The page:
So I boarded the bus, armed with diet coke, jerky, bananas and rock n' roll; managed to get my stuff stowed; found my seat and got settled in for the journey. I briefly had a buddy in the neighbouring seat, who was fond of making phlegmy noises and snorting, but I guess he decided that he'd rather sit next to a real human being than the weird oversized infant with the beard. So I had two seats to myself which is a rare luxury in Chinese transport.

Especially at this time of year. A brief diversion: February is the month of the lunar new year (this year anyway) which was celebrated between from the 17th of Feb until last Saturday. During this time, and in the weeks before, literally hundreds of millions of Chinese are moving around the country, migrant workers traveling from the city factories to their remote regional homes; students heading back home for the holiday; and white collar city dwellers setting off on expensive package tours (that were booked up to a year in advance). On the highest volume day (today apparently), no less than 56.5 million people are expected to be traveling. That's like if one day the entire populations of the worlds five largest cities decided to play a game of international musical chairs (I have a dream...). Anyway, only marginally aware of this fact (I'd yet to watch the hourly broadcasts of the chaos on CCTV9, China's English language news channel) I was planning to swan into Beijing, take in the sights for a week or so, then head off on a leisurely tour of the region, wherever transport and accommodation was available. (Not to spoil the story, but that didn't happen.)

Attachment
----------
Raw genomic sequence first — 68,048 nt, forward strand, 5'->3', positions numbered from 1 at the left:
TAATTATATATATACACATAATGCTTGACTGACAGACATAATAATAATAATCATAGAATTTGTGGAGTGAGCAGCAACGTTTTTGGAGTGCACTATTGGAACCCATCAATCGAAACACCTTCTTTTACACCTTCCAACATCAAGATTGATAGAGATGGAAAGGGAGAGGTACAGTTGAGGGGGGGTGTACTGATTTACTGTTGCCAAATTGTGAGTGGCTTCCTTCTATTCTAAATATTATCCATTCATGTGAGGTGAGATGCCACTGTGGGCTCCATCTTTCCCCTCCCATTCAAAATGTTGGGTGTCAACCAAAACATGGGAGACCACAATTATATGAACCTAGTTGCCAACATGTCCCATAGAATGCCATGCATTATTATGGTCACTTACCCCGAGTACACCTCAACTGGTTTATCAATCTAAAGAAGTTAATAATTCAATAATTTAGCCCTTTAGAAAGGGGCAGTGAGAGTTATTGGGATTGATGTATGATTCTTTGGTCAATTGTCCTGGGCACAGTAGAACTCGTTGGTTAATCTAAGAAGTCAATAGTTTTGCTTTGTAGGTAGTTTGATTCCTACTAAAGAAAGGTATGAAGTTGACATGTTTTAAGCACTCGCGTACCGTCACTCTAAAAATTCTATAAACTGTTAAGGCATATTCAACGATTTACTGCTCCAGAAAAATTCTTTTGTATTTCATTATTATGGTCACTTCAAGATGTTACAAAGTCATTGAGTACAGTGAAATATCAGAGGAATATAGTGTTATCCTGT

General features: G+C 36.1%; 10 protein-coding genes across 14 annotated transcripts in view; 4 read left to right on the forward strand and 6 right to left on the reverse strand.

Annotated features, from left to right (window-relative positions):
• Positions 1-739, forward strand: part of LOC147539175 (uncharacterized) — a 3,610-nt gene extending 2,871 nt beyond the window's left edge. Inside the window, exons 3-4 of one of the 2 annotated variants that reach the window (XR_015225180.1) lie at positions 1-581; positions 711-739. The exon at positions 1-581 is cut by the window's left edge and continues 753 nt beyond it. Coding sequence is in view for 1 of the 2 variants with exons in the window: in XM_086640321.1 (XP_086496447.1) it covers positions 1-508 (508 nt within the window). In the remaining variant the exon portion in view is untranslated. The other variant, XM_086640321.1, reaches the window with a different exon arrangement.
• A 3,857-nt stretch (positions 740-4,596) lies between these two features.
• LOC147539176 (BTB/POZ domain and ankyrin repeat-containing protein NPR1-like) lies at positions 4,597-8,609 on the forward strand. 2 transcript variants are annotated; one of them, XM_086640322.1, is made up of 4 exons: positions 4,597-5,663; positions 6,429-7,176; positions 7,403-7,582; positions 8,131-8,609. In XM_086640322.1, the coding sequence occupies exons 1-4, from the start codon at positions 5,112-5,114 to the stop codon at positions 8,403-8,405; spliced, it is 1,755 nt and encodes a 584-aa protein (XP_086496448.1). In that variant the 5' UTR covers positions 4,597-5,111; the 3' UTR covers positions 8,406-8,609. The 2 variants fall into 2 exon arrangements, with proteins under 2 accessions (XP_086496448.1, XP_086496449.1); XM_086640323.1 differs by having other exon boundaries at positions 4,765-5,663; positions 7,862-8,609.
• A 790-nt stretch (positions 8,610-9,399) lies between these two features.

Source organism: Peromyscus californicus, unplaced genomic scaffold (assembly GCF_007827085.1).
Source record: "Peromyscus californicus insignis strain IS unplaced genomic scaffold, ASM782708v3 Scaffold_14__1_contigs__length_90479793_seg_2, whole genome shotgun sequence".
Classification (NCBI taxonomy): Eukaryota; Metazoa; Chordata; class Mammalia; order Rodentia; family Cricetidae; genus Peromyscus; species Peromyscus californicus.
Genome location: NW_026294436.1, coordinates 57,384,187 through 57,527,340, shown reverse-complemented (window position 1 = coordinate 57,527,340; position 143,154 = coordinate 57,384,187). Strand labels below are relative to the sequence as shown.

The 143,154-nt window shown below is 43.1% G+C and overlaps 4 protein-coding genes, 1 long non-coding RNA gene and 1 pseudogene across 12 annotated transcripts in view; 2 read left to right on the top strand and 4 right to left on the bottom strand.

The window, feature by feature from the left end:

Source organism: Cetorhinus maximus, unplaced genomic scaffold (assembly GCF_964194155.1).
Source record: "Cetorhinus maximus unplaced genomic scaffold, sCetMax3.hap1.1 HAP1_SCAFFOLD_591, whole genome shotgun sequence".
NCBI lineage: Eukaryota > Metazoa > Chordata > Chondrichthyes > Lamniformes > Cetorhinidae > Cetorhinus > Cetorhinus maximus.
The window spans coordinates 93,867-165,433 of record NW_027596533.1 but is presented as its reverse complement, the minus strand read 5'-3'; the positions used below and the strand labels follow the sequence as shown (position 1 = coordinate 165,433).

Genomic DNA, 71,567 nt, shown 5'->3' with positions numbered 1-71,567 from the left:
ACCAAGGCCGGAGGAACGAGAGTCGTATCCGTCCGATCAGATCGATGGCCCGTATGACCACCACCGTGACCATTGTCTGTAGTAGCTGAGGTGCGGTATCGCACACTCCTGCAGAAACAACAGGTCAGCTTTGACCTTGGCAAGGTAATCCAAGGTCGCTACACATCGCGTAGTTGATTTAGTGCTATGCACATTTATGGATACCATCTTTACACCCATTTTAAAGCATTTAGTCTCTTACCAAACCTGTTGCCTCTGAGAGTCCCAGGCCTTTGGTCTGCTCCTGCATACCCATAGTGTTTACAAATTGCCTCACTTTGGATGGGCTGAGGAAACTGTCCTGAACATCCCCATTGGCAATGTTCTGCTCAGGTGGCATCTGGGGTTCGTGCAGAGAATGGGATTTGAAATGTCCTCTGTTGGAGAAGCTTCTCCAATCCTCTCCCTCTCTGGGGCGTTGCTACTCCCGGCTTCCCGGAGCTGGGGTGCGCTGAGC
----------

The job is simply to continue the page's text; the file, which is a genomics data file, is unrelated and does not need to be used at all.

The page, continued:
Back to the bus. I basically slept the first four hours of the journey (I warned you about the boring), waking every half an hour or so to catch glimpses of some Hong Kong action movie on the bus' TV. While I'm sure there was more than one movie screened in the four hours, they all seemed to contain the same triumvirate of Hero, Villian, and dewy eyed Herione, in various combinations of car chasing, chaste kissing or lengthy monologuing about their love/scheme/dewy eyes. One of the movies had an obviously Russian guy playing a CIA agent for comic relief. The view out of the grimy ice and mud caked window wasn't much improvement, a dull, flat, brown expanse, broken by the occasional black-smoke belching chimney or scatter of low brick dwellings and haystacks (though I've yet to see any livestock in China).

Eventually we stopped at a truckstop/roadhouse thing, identical to every other one in the entire world apart from the regional flavour of processed foods, the lettering on the coke cans, and the brand of cigarettes that all the men on the bus lit the second it ground to a halt. The fresh air was a blessing after the thick, warm air in the bus, perfumed with the scents of 50 or so people and their snack of choice. I snapped some photos of the surrounding landscape, and here are some of them for your 'wow that sure is a lot of brown' pleasure:




See? Pretty pictures.

Around 7 hours after we set out, I reached my destination, or at least the end of the bus route, somewhere in the absolutely-nowheresville outer suburbs of Beijing. A one hour taxi ride later, during which time I was reintroduced to the concept of 'rushhour', I was sitting in a restaurant with Mark and Paul (my gracious hosts) glad to be at the end of my journey. Except that after about 3 minutes of sitting I was told that we had to leave and get back into a taxi so we would make it to the cinema in time to catch the Beijing premier screening of the new 007 movie.

Which turned out to be sold out.